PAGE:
In addition to the school’s concept of operations, the Illinois Administrative Code states that a school must also provide information in the emergency and crisis response plan about its efforts to train and prepare its administrators, staff, and students. This description may be quite simple. For example, it can merely state training provided and materials used in the training. However, the school must also provide specific information about the school, as well as the records and results of the required and optional drills conducted.

In addition to required elements of the building’s emergency and crisis response plan, protocols, and procedures, there are various best practices to keep in mind when drafting or updating these documents. First, the building’s emergency and crisis response plan, protocols, and procedures should have clearly stated objectives. A staff member looking at these documents should be able to easily discern who should do what, under what conditions, and to what standards. If possible, avoid using codes, because staff members often struggle to remember numerous codes in a drill or emergency situation. For example, a recent security assessment of a school district found that one staff member referred to a “code purple” protocol that was not listed in any plan. Thus, the clearer the objectives are, the easier it will be to remember and follow them.

Second, the building’s emergency and crisis response plan, protocols, and procedures should account for students and staff with access and functional needs, as well as limited English proficiency. These students and staff members may be limited in their ability to react quickly and/or to respond to instruction. Thus, careful consideration should be given in drafting the plan, protocols, and procedures to ensure everyone’s safety.

Finally, meaningfully assess the performance of the school community immediately after a drill to determine whether the four objectives of the drill have been met. Was there proper notification and response? Was there efficient movement to safe areas? Was necessary information communicated to first responders? Was there an accurate accounting of all occupants in the building? It may be difficult to update the emergency and crisis response plan, protocols, and procedures if there is no record of how the drills went, whether there was any confusion exhibited by students or staff, or whether there were any unexpected problems. This information can be collected through a short debriefing with the drill planning team members or through simple conversations with staff members after the drills.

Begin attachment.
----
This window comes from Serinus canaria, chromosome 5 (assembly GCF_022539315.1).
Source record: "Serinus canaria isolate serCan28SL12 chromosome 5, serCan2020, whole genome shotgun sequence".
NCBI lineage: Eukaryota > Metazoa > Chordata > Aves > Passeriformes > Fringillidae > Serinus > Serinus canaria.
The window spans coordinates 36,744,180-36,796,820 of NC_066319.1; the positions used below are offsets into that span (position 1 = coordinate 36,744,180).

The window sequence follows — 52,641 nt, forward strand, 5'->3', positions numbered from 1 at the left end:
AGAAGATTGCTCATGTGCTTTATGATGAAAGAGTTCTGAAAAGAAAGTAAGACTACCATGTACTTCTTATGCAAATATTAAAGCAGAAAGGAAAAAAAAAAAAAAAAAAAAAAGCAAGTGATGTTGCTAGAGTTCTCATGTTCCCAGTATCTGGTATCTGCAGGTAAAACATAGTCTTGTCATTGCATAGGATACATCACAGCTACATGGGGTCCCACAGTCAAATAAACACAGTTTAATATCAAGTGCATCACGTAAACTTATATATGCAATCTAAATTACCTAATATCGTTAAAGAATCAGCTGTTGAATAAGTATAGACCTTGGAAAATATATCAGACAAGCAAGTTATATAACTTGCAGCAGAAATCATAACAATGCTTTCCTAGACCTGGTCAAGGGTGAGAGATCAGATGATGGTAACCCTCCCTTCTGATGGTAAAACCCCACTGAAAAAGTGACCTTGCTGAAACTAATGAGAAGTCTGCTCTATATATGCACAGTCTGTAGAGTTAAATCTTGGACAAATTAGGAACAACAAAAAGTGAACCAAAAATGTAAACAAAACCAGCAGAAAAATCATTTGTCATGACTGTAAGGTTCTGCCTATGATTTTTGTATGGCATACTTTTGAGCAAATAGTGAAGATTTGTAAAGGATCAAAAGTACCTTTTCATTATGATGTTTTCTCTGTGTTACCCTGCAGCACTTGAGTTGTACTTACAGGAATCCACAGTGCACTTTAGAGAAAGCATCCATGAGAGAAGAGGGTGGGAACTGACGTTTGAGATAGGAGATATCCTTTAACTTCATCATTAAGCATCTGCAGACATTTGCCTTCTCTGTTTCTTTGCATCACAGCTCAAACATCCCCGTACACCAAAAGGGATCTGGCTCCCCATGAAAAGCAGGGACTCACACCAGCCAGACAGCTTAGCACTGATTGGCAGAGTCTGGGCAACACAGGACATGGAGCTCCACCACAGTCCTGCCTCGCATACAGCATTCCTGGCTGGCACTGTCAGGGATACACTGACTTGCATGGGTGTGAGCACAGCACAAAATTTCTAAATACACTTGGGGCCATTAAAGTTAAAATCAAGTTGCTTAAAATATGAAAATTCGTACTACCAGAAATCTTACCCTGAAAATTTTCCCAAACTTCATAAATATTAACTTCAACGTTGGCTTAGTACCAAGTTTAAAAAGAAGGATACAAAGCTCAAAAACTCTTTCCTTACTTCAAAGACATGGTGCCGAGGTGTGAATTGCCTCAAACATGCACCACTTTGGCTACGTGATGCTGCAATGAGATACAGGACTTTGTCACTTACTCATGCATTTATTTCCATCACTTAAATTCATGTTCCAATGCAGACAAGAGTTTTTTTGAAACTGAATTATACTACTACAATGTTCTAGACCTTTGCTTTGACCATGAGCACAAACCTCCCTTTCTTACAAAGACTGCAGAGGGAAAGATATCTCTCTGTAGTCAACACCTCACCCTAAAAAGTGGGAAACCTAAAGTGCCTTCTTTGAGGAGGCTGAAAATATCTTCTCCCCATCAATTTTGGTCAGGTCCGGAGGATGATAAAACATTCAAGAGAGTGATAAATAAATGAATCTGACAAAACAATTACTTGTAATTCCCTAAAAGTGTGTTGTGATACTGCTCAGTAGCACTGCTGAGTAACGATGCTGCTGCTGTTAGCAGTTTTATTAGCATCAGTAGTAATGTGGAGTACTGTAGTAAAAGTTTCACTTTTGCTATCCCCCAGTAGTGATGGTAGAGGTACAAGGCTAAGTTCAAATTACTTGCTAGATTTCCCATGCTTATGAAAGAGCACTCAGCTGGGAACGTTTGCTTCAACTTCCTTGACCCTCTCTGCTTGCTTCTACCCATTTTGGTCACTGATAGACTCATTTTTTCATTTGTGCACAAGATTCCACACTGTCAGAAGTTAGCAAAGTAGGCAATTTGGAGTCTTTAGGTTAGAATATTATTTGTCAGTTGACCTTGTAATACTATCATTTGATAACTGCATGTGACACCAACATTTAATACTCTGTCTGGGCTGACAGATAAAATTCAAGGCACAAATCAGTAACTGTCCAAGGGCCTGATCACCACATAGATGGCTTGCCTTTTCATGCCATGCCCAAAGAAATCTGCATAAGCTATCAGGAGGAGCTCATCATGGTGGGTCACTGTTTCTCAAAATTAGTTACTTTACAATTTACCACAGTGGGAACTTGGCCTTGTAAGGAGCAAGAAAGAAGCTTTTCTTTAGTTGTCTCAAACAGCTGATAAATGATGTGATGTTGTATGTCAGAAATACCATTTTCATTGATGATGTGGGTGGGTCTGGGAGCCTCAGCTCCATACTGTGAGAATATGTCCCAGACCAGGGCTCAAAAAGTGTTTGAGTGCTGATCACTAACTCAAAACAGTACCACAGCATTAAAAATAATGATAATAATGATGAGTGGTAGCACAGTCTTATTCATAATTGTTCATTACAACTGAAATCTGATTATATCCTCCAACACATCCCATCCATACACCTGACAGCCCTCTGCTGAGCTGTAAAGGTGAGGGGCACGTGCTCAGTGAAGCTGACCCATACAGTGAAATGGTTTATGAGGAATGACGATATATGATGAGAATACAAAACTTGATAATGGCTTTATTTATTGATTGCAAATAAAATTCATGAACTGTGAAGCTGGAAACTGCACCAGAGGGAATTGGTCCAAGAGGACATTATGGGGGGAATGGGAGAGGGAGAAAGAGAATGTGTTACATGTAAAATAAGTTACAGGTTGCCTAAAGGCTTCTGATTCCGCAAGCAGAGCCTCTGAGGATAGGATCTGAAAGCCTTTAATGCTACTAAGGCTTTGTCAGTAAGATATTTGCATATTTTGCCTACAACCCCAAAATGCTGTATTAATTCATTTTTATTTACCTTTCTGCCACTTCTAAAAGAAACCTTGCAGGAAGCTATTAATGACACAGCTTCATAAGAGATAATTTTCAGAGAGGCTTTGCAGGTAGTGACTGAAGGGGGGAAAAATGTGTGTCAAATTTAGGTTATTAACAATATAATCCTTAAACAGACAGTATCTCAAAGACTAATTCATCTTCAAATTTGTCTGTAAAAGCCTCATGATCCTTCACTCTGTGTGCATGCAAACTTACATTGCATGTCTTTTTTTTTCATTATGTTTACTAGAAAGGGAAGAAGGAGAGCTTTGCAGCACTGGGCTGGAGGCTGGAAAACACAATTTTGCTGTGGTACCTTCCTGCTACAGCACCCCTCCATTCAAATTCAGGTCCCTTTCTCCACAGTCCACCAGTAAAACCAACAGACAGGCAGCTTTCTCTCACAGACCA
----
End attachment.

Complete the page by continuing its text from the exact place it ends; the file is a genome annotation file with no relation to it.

School Safety Drill Act: 105 ILCS 128/1 et seq.

Required drills: 105 ILCS 128/2

Required meetings: 105 ILCS 128/25

The Illinois Administrative Code

Objectives of Drills: 29 Ill. Admin. Code 1500.30

Responsibilities for operations in the event of an emergency: 29 Ill. Admin. Code 1500.20(a )(1).

Responses planned: 29 Ill. Admin. Code 1500.20(a )(2).

Inventory of responding resources in an emergency: 29 Ill. Admin. Code 1500.20(a )(3).

Training and preparation: 29 Ill. Admin. Code 1500.20(b).

National Association of School Psychologists, Best Practice Considerations for Schools in Active Shooter and Other Armed Assailant Drills (2014), available at